Category Archives: Houston

Stuff about my favorite city, my hometown

Who Wants to Be a Millionaire?

As promised, Here are the slides for my talk at the Houston Technology Center’s Web Based Startup School on 6/17/09. The slides aren’t really useful on their own since I only used them as a visual aid in the talk, but they might trigger some memories for those in attendance.

Who Wants to Be a Millionaire? – What it Takes to Become an iPhone Developer


Since the opening of the iPhone app store, many developers have turned themselves into true success stories. While these stories are more exception than rule, their telling has inspired countless others to give iPhone development a shot. The app store is a revolution in software distribution, and it gives independent developers the power to make their own success. If you are considering becoming an iPhone developer, or if you are just curious what it’s all about, this session is for you. You will learn how to get the SDK, how to join the iPhone developer program and some common iPhone business models. We will also look at the technical side of iPhone development and get a look at the tools of the SDK. Since this session falls on the day of the release of iPhone OS 3.0, we will also get a good look at the new features in the OS and SDK that enable even more rapid development and new business models.

[Download PDF]

Our Secret is Getting Out!

I’m a little late to the Houston boosting party this time around, but I can’t resist an opportunity to do a little bragging. It’s been over a year since I [last wrote about Houston]( “Where do software developers get paid the most?”), and since then, the national press has developed a bit of a crush on my favorite city.

Kiplinger went so far as to dub Houston the [#1 city in the U.S.]( “No. 1: Houston, Texas –”):

> It’s the city of big plans and no rules, beat-the-heat tunnels and loop-the-loop highways, world-class museums and wiry cowboys, humidity that demands an ice-cold martini and the biggest damn liquor store on the planet. How could you not love Houston?

Now, [Newsweek is getting into the game]( “Houston, We Have No Problems | Newsweek Voices – Daniel Gross |”):

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Where do software developers get paid the most?

According to data from the [Department of Labor](, it’s Houston. The blog at []( crunched the numbers from the DoL for us and adjusted them for cost of living. This wasn’t even a close race, folks. Here are some highlights from the post:


Top 10 Bottom 10
Rank City Adjusted Salary Rank City Adjusted Salary
1 Houston $102,908 1 Honolulu $38,766
2 Austin $93,844 2 San Francisco $44,937
3 Fort Worth $91,614 3 San Diego $48,181
4 Arlington $91,614 4 New York $50,492
5 El Paso $85,741 5 Oakland $51,428

> …

> Who knew that a developer in Houston had more than twice the buying power of developers in San Francisco.

> …

Well, I didn’t **know**, but I’m far from surprised. Houston is a serious bargain for anyone who wants all the amenities of a major US city for around half of the cost. The city boasts top notch [cuisine](, [opera](, [regional theatre](, [symphony](, [sports](, [rodeo](, and [parks](,_Houston,_Texas), and that’s just the stuff that I care about :).

Houston also has a large, thriving developer community supported heavily by the financial, biomedical, and energy industries. The [Python](, [Ruby](, [Java](, [.NET](, and [Agile Development]( user groups each consistently draw at least 20 members to almost every meeting. That’s not bad for a city that spans more than 600 square miles.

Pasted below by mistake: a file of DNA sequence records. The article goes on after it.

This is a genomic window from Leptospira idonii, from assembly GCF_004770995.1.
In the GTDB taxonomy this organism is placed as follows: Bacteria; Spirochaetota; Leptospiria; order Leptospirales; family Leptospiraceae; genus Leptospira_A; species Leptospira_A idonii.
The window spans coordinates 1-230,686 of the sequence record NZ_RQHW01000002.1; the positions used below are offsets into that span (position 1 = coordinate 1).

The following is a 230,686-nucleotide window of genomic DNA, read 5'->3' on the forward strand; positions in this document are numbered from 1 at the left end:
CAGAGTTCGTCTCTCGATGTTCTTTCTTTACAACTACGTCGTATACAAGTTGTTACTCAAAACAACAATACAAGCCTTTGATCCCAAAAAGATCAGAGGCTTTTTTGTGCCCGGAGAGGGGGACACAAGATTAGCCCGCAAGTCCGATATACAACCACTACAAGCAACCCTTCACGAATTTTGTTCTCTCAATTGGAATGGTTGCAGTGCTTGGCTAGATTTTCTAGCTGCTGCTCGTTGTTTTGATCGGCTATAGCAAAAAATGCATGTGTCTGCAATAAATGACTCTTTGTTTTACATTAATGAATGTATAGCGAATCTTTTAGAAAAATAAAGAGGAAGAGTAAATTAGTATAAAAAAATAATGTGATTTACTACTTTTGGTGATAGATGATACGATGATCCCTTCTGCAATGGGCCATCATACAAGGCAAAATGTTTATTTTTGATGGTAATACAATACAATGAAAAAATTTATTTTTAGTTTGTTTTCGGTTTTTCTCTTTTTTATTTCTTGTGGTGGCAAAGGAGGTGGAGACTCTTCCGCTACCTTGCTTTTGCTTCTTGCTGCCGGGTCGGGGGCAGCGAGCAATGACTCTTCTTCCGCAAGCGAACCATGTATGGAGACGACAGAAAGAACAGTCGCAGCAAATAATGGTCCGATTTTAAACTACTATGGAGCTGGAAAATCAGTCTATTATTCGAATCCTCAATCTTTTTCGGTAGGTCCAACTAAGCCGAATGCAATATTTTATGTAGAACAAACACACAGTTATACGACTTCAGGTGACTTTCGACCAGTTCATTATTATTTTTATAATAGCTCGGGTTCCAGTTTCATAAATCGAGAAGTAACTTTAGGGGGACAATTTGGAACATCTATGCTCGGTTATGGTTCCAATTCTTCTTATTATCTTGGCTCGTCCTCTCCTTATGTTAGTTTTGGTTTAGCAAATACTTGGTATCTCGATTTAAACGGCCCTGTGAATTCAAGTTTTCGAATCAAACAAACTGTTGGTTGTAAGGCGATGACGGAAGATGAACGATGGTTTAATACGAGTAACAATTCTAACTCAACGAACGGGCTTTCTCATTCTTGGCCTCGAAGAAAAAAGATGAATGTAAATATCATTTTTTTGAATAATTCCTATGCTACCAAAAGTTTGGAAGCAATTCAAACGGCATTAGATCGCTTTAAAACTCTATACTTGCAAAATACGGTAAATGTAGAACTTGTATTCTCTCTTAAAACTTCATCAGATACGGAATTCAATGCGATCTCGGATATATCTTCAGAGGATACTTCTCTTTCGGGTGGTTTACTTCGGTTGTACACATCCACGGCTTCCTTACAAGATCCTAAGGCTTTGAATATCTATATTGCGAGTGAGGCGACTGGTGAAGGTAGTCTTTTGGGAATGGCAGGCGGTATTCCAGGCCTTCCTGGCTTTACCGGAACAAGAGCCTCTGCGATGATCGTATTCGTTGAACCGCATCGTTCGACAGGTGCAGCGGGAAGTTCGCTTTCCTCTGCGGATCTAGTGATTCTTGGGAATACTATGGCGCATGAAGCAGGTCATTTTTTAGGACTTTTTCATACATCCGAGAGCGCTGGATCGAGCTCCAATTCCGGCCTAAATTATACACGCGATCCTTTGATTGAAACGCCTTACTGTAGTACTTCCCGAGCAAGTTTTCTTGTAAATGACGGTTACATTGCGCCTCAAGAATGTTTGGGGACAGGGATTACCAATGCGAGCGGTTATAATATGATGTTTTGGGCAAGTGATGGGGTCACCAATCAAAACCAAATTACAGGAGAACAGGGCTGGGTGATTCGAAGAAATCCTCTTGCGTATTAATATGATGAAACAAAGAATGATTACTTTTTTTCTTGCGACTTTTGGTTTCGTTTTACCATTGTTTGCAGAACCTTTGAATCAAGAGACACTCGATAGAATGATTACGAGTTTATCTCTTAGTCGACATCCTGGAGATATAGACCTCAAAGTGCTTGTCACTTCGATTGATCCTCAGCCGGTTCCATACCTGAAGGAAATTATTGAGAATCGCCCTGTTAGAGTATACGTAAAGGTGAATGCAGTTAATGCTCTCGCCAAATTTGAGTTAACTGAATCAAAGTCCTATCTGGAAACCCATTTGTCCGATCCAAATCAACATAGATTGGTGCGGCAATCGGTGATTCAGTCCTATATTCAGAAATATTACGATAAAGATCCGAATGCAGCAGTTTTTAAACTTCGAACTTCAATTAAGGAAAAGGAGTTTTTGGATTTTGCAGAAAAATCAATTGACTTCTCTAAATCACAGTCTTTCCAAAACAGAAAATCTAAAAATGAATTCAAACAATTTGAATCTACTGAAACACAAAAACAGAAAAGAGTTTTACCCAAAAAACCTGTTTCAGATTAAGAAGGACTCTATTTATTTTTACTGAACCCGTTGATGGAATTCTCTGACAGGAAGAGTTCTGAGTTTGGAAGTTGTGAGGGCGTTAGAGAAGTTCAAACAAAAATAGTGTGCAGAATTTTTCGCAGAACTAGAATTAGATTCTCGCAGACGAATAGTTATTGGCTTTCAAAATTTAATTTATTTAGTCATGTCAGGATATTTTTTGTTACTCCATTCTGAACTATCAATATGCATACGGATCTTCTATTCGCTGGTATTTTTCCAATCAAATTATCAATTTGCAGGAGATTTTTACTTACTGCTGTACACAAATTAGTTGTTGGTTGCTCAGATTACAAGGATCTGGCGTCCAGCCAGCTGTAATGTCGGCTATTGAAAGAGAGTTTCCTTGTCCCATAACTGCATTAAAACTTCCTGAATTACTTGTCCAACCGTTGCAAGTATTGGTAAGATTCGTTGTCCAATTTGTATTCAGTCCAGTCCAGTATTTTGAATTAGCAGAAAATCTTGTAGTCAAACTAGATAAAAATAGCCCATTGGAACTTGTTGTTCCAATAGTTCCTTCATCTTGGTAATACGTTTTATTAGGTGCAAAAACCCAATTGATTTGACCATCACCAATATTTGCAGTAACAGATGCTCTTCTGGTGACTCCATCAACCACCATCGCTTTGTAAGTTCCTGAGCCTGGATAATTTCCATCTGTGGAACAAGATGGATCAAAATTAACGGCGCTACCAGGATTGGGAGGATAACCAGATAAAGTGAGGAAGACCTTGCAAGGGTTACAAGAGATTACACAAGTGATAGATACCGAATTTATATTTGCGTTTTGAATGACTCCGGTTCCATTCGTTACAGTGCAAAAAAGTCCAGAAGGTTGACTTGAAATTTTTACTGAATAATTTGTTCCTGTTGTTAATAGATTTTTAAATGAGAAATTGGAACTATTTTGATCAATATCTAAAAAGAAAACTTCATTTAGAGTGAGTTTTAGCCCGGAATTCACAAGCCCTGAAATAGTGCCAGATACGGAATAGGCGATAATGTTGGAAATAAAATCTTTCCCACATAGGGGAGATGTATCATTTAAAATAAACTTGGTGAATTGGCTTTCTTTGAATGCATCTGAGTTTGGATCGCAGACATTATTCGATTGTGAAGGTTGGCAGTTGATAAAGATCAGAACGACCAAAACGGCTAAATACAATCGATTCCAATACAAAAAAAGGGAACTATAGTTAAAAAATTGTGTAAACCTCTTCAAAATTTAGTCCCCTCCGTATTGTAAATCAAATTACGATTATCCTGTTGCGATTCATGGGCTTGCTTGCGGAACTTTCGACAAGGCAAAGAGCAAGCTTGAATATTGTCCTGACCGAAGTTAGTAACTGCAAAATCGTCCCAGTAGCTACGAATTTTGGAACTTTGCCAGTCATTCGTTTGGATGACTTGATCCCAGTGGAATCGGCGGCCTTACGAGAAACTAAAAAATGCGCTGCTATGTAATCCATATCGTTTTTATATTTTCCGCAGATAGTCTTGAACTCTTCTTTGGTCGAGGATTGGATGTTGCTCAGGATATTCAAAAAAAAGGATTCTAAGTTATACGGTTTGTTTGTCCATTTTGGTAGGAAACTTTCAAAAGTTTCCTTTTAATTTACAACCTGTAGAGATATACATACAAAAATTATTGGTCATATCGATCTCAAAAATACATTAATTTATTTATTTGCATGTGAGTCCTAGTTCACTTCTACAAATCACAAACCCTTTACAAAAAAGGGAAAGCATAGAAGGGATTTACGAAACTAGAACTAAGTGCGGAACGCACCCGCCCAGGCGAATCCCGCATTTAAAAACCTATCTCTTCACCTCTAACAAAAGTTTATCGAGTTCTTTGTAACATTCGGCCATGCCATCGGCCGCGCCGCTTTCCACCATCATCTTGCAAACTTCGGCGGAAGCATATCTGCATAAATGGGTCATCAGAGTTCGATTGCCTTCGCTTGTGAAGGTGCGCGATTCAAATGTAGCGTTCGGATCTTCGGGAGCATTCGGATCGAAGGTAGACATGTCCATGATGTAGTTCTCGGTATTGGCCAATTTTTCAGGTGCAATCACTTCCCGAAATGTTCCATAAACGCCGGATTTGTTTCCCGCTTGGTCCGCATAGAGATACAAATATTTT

Houston also has a burgeoning tech start up community powered by its favorable business climate. It’s not a stretch to say that a $100,000 investment in a company in the Valley will probably burn out in about half of the time as the same investment in a startup headquartered in Houston.

There is no scarcity of programming talent in Houston, either. With [Rice University]( and the [University of Houston]( in the city limits and [Texas A&M University]( a mere 90 miles away, the market gets pumped full of eager developers at the end of every semester. As for experienced developers, who do you think has been powering the space program and the energy industry all of these years?

It’s no secret that I love Houston, and, yeah, I’m a bit of a cheerleader, but I hear a lot of negative things about Houston from people around the country. Most of that negativity is baseless, and it comes from people who have visited Houston only briefly or not at all. Try spending a couple of weeks here, and [I’m sure you can find something about the city that you love]( So, if you’re a developer, and you want to live and work in a big city, hop a flight to Houston (you can get here non-stop from pretty much anywhere in the US). [There]( [are]( [a]( [lot]( [of]( [software]( [companies]( [here](, and I’m sure one of them would love to have you.

Hail Storm at the Office

There was a fierce hail storm at the office yesterday, and I was able to catch a little of it on my camera. It’s hard to see much past the gate, but I didn’t want to step out from underneath the ledge on account of the chunks of ice falling from the sky. The winds were pretty heavy. It looked like the front edge of a hurricane. FYI, the bigger one [here]( looks better.

Thankless Job

Being a public servant is a mostly thankless job. Although I don’t have a whole lot of love for our local politicians, it’s a little more clear to me now why they seem to have little respect for the citizens of our fair city. It’s easy to put yourslef on a pedestal if the people you see outside of your circle look like this. If I had to put up with this every day, I’d probably have killed myself long ago.

[via blogHouston]